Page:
By Phil McNulty
BBC Sport in Lisbon
Rudi Voeller's sombre mood reflected the feelings of a footballing nation coming to terms with the shock of mediocrity as Germany crashed out of Euro 2004.
RUDI VOELLER FACTFILE
International caps: 90
International goals: 47
1990: Wins World Cup
2000: Named Germany coach
2002: Germany lose World Cup final
2004: Resigns at Euro 2004
And his departure, just hours after his team's humiliating exit, was the inevitable outcome of his team's ill-starred European campaign.
World football's great survivors, normally able to escape from the most perilous
position, had fallen into a trap laid by a second-string Czech Republic side resting key players for bigger battles ahead.
It was a sight barely believable - unless you had actually watched one of the worst Germany teams in recent history try to force the win they needed to progress.
True, the Czechs relied on a liberal sprinkling of luck and abysmal German finishing - plus a classic counter punch from Liverpool's Milan Baros - to become the only team to go through to the last eight with a 100% record.
But Germany had their good fortune when they saw a Czech starting line-up missing Baros, Pavel Nedved, Karel Poborsky, Vladimir Smicer, Tomas Rosicky, Jan Koller and Petr Cech.
The gift horse rode into town and Germany stared into its mouth because they are not good enough any more to take advantage.
And when coach Voeller said "the future looks bleak momentarily because we cannot match the big footballing nations", they were words that will have stuck in the former World Cup winning striker's throat.
The irony of the manner of Germany's fall from grace will not have been lost on Voeller.
The main failing for his team has been the lack of a top-class goalscorer - how they needed a player in the mould of the manager, who scored more than a goal every second game during an illustrious international career in the 1980s and '90s.
Voeller himself remains a hero in Germany - part of a glorious goalscoring lineage that also takes in Gerd Mueller, Karl-Heinz Rummenigge and Jurgen Klinsmann.
Germany were beaten by what was effectively a reserve team
The 2004 vintage, with journeymen like Freddie Bobic and Kevin Kuranyi leading the line, do not stand comparison with their illustrious predecessors.
Voeller added that this exit was not the "debacle and humiliation of four years ago" - a statement which qualifies as the best piece of straw-clutching at Euro 2004.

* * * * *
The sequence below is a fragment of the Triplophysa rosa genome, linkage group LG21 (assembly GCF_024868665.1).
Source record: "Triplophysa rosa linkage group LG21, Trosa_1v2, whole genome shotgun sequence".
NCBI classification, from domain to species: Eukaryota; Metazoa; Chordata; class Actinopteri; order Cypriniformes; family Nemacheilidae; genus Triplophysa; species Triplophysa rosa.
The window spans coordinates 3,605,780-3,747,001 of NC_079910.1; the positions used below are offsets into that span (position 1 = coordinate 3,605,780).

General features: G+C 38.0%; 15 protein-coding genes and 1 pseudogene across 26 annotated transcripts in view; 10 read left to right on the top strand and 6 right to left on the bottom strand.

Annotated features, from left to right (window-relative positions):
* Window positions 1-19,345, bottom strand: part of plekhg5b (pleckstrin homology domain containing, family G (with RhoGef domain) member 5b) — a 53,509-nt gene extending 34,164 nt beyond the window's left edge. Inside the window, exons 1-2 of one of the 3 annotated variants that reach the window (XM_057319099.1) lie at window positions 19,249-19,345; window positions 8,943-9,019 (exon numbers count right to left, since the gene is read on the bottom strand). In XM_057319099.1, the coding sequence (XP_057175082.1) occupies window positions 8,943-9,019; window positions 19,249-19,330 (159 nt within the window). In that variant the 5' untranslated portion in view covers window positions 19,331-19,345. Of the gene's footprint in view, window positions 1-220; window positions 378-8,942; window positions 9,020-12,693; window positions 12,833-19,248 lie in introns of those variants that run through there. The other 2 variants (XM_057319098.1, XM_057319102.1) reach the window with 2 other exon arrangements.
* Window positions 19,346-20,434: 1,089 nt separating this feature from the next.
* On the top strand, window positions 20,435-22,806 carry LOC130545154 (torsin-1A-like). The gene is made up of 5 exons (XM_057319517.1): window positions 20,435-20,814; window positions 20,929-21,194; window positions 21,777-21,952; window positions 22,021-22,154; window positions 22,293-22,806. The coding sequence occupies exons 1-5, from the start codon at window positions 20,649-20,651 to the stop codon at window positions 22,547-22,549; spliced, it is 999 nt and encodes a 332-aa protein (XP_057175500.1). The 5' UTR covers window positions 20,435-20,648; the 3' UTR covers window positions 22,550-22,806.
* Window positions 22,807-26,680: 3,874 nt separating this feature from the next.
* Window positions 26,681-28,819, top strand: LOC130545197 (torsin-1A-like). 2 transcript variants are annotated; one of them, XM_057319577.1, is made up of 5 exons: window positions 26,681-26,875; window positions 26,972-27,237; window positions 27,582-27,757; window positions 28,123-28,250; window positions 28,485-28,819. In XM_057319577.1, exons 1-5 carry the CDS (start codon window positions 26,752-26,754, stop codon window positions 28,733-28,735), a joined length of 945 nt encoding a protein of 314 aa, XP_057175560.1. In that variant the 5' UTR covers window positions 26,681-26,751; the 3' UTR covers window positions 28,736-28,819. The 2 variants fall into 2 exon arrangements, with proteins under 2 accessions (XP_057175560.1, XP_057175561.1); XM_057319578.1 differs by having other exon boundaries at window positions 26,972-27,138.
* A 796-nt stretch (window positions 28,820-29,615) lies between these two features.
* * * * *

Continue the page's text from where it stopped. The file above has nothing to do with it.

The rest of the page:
But he knew the ignominious manner of the defeat in Lisbon would spell the end of his four years in charge and resigned before his bosses could sack him.
Voeller is a sympathetic figure who was loathe to criticise his players.
And sure enough, he mounted a stout defence of their inadequate efforts.
An example of damning with faint praise was his words about Stuttgart striker Kuranyi, whose radar was trained on anything other than Jaromir Blazek's goal.
"He worked hard but has certain deficiencies when it comes to scoring goals and shooting at goal," Voeller said.
Whoever replaces Voeller and leads Germany into the 2006 World Cup on home soil, will have a major rebuilding job to do.
His decision to quit looked inevitable after the game in Lisbon, as a decent but downcast man was clearly pondering his next move.
Germany should have won, but they failed against a virtual Czech Republic reserve side. In days gone by victory would have been achieved by whatever means.
The brilliant Ballack aside, Germany had little to get excited about
Voeller's first-half tactics were a mystery, with often only one man going into the area and too much reliance on the brilliant Michael Ballack.
Ballack was the best player on the pitch, a signpost to a brighter future, while
youngsters Lukas Podolski and Bastian Schweinsteiger also showed promise.
But elsewhere this was a German team that was a desperate shadow of the great machines
of days gone by.
Oliver Kahn was a fading force in goal, while defender Jens Nowotny now looks an ageing
Torsten Frings and Liverpool's Dietmar Hamann, who was bitterly disappointing, are ripe to be served up as scapegoats to a frustrated
Ballack was magnificent, carrying his colleagues, scoring and creating - but the lack of
quality around him, especially in attack, and the ponderous nature of the team hardly
bodes well for 2006.
Nothing goes on forever, not even that German habit of scrapping their way through to the closing stages of major tournaments.
It does not happen often, but Germany now have their noses pressed up against the window as the big players of European football move on into the last eight of Euro 2004.
And for Voeller, faced with a painful choice, decided he was not the man to put pride back into a fallen super-power.